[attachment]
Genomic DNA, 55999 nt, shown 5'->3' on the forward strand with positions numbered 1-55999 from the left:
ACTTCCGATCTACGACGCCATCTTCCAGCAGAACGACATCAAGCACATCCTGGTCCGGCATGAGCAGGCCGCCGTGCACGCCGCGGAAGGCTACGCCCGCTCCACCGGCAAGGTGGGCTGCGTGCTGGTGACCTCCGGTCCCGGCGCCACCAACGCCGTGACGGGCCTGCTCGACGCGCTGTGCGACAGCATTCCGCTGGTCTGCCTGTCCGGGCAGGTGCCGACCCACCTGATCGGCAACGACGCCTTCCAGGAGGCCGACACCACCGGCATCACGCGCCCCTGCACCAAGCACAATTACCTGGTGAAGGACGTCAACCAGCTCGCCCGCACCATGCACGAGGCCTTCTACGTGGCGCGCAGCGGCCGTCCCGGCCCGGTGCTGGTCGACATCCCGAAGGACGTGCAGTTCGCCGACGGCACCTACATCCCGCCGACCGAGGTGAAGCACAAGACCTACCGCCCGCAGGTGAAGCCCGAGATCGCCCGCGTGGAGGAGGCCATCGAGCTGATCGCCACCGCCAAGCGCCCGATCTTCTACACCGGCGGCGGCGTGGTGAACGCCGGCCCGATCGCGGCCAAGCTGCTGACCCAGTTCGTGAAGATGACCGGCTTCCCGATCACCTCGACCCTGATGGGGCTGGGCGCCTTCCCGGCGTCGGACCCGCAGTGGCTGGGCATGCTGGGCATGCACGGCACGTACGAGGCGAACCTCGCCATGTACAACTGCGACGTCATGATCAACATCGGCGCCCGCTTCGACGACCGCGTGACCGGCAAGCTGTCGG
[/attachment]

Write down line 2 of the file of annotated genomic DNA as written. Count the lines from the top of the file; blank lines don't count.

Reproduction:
ACTTCCGATCTACGACGCCATCTTCCAGCAGAACGACATCAAGCACATCCTGGTCCGGCATGAGCAGGCCGCCGTGCACGCCGCGGAAGGCTACGCCCGCTCCACCGGCAAGGTGGGCTGCGTGCTGGTGACCTCCGGTCCCGGCGCCACCAACGCCGTGACGGGCCTGCTCGACGCGCTGTGCGACAGCATTCCGCTGGTCTGCCTGTCCGGGCAGGTGCCGACCCACCTGATCGGCAACGACGCCTTCCAGGAGGCCGACACCACCGGCATCACGCGCCCCTGCACCAAGCACAATTACCTGGTGAAGGACGTCAACCAGCTCGCCCGCACCATGCACGAGGCCTTCTACGTGGCGCGCAGCGGCCGTCCCGGCCCGGTGCTGGTCGACATCCCGAAGGACGTGCAGTTCGCCGACGGCACCTACATCCCGCCGACCGAGGTGAAGCACAAGACCTACCGCCCGCAGGTGAAGCCCGAGATCGCCCGCGTGGAGGAGGCCATCGAGCTGATCGCCACCGCCAAGCGCCCGATCTTCTACACCGGCGGCGGCGTGGTGAACGCCGGCCCGATCGCGGCCAAGCTGCTGACCCAGTTCGTGAAGATGACCGGCTTCCCGATCACCTCGACCCTGATGGGGCTGGGCGCCTTCCCGGCGTCGGACCCGCAGTGGCTGGGCATGCTGGGCATGCACGGCACGTACGAGGCGAACCTCGCCATGTACAACTGCGACGTCATGATCAACATCGGCGCCCGCTTCGACGACCGCGTGACCGGCAAGCTGTCGG